Econ 57

Gary Smith

Fall 2011

Midterm (75 minutes)

No calculators allowed; if calculations are needed, write the explicit equation(s), identifying the variables. Do not write "Y = aX; solve for X." You can write "100 = 10X; solve for X." BE SURE TO EXPLAIN YOUR REASONING. If you want extra time, you can buy time at a price of 1 point a minute; for example, if your test is handed in 10 minutes after the scheduled finish time, 10 points will be subtracted from the test score.

1. Give three distinct reasons why this graph is misleading:

2. An equal number of red and blue marbles are thoroughly mixed together in a large container, and two marbles are selected randomly. Explain why you either agree or disagree with this statement:

The probability of picking two balls of different colors is higher than the probability of picking two balls that are the same color.

3. For a woman who gives birth at age 35, the probability of having a baby suffering from Down syndrome is 1/270. A test of the amniotic fluid in the mother's uterus is virtually 100 percent accurate in predicting Down syndrome, but costs about $1,000 and can cause a miscarriage. A study of the effectiveness of an inexpensive blood test that does not risk miscarriage found that in 89 percent of the Down-syndrome cases, the test gave a positive reading, while in 75 percent of the cases without Down syndrome the test gave a negative reading. Of those cases where there is a positive reading, what fraction are false positives?

4. If you roll six fair-six-sided dice, what is the probability that you will roll the numbers 1-2-3-4-5-6, not necessarily in that order?

5. In the early 1960s, the U.S. National Center for Health Statistics estimated that the heights of U.S. males between the ages of 25 and 34 are normally distributed with a mean of 5 feet 9 inches and a standard deviation of 2.65 inches. Now they estimate that the heights of American males between the ages of 25 and 34 are normally distributed with a mean of 5 feet 10 inches and a standard deviation of 2.65 inches. If, in each era, there were 30 million males between the ages of 25 and 34, calculate the effect of this change on the number of males in this age bracket who are 6 foot 3 inches tall or taller.

6. A spokesman for Occupy Wall Street argued that a recent study from Switzerland's University of St. Gallen concluded that stockbrokers were "significantly more reckless, competitive, and manipulative" than known psychopaths. Why should we be cautious in concluding that stock trading should be banned because of its harmful effects on human behavior?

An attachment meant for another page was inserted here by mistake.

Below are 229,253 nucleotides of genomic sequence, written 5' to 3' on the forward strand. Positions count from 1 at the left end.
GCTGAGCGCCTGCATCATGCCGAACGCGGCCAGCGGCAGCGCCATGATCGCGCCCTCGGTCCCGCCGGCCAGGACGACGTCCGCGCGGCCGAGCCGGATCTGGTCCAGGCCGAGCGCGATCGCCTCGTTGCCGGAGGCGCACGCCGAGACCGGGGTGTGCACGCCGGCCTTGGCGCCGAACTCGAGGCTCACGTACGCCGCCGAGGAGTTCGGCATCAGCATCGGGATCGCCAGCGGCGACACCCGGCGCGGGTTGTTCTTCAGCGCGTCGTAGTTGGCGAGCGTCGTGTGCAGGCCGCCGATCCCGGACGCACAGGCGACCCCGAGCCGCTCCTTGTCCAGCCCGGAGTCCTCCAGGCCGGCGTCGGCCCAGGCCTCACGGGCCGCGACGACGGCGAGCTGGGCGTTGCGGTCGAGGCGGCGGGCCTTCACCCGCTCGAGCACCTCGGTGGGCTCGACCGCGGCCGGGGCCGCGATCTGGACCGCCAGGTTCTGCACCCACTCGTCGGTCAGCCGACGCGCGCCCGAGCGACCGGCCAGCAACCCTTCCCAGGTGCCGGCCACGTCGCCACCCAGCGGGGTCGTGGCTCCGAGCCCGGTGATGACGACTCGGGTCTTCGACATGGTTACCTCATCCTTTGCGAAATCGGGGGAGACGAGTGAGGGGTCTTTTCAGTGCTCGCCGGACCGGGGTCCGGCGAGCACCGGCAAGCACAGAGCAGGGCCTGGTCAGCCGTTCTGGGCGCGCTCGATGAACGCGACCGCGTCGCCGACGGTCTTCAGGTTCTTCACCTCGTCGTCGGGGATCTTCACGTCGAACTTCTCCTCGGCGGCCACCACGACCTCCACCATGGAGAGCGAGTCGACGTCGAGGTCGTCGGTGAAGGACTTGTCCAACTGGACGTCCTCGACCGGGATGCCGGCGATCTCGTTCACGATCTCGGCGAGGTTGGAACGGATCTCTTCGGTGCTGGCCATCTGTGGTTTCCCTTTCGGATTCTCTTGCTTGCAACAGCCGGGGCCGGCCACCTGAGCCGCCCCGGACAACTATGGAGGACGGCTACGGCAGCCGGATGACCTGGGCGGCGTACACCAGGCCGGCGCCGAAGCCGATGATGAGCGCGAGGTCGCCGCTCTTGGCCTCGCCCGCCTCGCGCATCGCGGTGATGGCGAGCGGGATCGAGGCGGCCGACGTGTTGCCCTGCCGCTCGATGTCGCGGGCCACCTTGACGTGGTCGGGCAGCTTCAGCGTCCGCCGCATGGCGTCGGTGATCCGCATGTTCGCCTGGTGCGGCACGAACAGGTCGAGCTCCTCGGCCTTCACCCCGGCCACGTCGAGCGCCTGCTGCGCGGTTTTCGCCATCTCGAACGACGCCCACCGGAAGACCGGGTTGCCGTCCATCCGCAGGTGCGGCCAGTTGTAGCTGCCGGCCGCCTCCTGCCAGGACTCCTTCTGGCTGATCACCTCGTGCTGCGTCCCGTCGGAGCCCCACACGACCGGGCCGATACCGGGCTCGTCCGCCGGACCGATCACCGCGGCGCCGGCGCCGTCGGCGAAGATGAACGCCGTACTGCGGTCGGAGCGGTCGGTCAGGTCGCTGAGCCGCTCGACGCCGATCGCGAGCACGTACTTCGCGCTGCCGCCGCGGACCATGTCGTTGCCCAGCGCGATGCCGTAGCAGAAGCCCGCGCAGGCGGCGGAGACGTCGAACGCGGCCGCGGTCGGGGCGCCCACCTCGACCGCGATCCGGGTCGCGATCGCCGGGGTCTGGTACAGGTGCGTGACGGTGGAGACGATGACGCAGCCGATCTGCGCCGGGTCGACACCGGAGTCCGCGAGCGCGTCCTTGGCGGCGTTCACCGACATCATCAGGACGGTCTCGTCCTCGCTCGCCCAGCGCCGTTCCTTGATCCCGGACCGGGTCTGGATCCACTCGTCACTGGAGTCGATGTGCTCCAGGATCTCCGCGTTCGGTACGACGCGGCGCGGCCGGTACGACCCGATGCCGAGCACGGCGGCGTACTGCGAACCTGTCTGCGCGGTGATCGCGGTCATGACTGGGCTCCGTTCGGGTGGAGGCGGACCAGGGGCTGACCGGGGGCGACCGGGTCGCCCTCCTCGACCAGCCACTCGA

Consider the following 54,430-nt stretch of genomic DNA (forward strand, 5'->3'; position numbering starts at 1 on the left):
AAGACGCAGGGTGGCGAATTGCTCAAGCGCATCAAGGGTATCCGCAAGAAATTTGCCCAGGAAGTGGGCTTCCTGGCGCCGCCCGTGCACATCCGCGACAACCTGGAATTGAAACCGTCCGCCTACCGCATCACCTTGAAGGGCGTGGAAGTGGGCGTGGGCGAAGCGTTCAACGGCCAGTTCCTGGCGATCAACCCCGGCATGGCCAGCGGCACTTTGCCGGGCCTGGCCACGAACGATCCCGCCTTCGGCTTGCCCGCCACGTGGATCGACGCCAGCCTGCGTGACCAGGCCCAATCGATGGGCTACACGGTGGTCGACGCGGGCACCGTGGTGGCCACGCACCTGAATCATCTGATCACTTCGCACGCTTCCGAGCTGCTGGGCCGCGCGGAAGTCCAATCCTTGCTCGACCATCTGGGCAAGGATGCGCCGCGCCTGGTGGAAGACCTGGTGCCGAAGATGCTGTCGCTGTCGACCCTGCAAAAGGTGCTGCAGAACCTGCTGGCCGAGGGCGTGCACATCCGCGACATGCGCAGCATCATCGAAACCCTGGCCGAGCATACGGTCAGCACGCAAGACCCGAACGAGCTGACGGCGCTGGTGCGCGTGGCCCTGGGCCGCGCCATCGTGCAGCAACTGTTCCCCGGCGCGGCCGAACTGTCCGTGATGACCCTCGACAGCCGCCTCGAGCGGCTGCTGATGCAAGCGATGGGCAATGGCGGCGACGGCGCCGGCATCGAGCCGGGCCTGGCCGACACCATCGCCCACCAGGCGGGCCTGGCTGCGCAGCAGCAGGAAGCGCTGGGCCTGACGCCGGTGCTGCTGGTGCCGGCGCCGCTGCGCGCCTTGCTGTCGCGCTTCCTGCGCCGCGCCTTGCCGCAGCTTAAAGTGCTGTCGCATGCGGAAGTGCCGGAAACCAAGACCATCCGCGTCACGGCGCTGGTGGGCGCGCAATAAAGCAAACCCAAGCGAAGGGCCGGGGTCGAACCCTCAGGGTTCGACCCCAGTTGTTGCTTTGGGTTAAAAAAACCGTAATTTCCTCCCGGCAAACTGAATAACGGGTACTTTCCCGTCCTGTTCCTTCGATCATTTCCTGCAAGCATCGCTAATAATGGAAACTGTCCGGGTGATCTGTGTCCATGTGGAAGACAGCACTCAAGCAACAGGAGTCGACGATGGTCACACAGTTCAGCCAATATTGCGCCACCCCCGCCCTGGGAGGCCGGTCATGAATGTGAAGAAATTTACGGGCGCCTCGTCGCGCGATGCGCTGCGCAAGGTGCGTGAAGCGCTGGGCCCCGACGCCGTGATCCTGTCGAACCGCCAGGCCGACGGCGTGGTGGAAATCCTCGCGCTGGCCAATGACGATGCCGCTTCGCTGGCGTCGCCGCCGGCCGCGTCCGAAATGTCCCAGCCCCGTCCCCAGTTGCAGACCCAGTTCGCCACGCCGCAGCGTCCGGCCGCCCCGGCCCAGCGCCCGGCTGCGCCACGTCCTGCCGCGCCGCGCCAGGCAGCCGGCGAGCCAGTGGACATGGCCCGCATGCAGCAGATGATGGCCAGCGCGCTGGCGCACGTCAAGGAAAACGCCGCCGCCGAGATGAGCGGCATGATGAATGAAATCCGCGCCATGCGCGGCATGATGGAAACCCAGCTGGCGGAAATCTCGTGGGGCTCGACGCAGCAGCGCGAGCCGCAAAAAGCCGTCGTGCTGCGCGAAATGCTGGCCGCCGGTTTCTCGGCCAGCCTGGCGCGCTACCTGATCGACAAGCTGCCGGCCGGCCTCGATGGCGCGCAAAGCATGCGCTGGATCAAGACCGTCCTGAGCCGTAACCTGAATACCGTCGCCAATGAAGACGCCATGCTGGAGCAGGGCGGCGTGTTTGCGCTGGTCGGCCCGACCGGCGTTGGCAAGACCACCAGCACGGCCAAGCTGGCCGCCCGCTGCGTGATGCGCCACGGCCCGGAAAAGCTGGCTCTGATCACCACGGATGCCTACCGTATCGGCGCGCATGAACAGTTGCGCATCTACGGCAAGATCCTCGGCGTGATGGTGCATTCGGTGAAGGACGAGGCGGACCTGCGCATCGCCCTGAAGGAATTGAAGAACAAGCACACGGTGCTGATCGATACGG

7. Two baseball teams will play a series of games against each other, with the winner being the first team to win three games. In each game, Team A has a 0.6 probability of winning and Team B has a 0.4 probability.

a. What is the probability that Team B will be the winner?

b. Do you think that Team B's chances of being the winner would be higher or lower if they played a series with the winner being the first team to win 4 games? Explain your reasoning.

8. A researcher is going to roll m six-sided dice n times, each time recording the sum of the numbers on the m dice and using a histogram to display the results of these n experiments. Which of the following histograms is more likely to be bell-shaped: 200 rolls of 5 dice or 1000 rolls of 1 die? Explain your reasoning.

9. Long ago, the astragali (heel bones) of animals were used as dice. An astragalus of a hooved animal has four sides. Experiments have shown that the probabilities of each of these four sides are 0.39, 0.37, 0.12, and 0.12. In ancient Greece, one game was to roll four astragali simultaneously, with the best outcome being a "Venus," in which each of the four different sides appears. What is the probability of rolling a Venus?

10. Explain why this Yahoo News Story is misleading:

Women, much-maligned by the opposite sex for their supposed lack of ability behind the wheel, make far safer and more law-abiding drivers than their male counterparts, British officials said.

Of those found guilty of all driving offenses by courts in England and Wales in 2002, 88 percent were male motorists, according to statistics published by the Home Office.